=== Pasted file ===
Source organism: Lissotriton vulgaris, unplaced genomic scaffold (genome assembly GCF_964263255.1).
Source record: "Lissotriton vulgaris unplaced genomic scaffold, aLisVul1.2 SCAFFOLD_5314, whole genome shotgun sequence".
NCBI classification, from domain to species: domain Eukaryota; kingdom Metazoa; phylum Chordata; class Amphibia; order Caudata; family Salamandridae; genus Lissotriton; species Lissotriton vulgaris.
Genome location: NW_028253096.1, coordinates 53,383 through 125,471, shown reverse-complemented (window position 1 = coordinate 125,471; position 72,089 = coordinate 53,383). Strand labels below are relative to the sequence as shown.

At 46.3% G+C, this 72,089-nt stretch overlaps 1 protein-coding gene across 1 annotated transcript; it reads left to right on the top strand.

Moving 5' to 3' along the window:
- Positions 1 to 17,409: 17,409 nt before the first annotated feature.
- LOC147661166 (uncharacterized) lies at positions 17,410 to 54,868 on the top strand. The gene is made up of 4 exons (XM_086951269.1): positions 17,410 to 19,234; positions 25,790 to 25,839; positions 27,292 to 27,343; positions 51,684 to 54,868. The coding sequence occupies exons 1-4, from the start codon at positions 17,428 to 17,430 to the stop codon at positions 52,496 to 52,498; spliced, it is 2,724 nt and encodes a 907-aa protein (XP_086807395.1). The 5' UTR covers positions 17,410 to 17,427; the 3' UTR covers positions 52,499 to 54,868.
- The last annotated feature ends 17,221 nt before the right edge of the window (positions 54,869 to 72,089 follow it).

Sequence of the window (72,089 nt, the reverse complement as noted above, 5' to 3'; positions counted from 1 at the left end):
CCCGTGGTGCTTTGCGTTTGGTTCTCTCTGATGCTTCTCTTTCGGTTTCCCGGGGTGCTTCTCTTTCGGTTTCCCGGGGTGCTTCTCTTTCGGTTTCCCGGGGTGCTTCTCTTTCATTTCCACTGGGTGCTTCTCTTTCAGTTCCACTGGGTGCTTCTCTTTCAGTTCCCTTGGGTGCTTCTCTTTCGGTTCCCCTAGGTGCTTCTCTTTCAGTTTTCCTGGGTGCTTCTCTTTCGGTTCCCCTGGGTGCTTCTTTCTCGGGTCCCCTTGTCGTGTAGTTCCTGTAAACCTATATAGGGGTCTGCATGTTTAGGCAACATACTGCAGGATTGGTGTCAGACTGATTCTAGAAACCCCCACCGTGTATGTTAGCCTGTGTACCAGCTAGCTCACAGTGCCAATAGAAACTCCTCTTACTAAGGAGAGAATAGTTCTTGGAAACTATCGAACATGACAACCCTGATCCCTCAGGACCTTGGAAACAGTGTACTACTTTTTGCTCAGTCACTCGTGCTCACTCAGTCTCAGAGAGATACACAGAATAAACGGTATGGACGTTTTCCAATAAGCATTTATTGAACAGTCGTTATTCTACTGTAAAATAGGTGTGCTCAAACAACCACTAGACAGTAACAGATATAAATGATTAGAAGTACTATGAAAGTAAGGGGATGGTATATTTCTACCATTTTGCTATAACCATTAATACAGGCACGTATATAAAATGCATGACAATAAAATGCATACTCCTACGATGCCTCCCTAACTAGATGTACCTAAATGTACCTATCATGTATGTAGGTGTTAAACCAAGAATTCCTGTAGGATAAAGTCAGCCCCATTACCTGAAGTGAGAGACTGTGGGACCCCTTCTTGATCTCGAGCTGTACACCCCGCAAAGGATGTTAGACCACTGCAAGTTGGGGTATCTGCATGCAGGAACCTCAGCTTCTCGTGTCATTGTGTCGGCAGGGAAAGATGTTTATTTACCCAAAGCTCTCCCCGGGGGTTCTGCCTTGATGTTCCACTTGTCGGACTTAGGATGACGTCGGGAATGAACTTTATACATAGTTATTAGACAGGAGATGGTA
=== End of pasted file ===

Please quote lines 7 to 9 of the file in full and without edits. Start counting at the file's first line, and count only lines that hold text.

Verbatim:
- Positions 1 to 17,409: 17,409 nt before the first annotated feature.
- LOC147661166 (uncharacterized) lies at positions 17,410 to 54,868 on the top strand. The gene is made up of 4 exons (XM_086951269.1): positions 17,410 to 19,234; positions 25,790 to 25,839; positions 27,292 to 27,343; positions 51,684 to 54,868. The coding sequence occupies exons 1-4, from the start codon at positions 17,428 to 17,430 to the stop codon at positions 52,496 to 52,498; spliced, it is 2,724 nt and encodes a 907-aa protein (XP_086807395.1). The 5' UTR covers positions 17,410 to 17,427; the 3' UTR covers positions 52,499 to 54,868.
- The last annotated feature ends 17,221 nt before the right edge of the window (positions 54,869 to 72,089 follow it).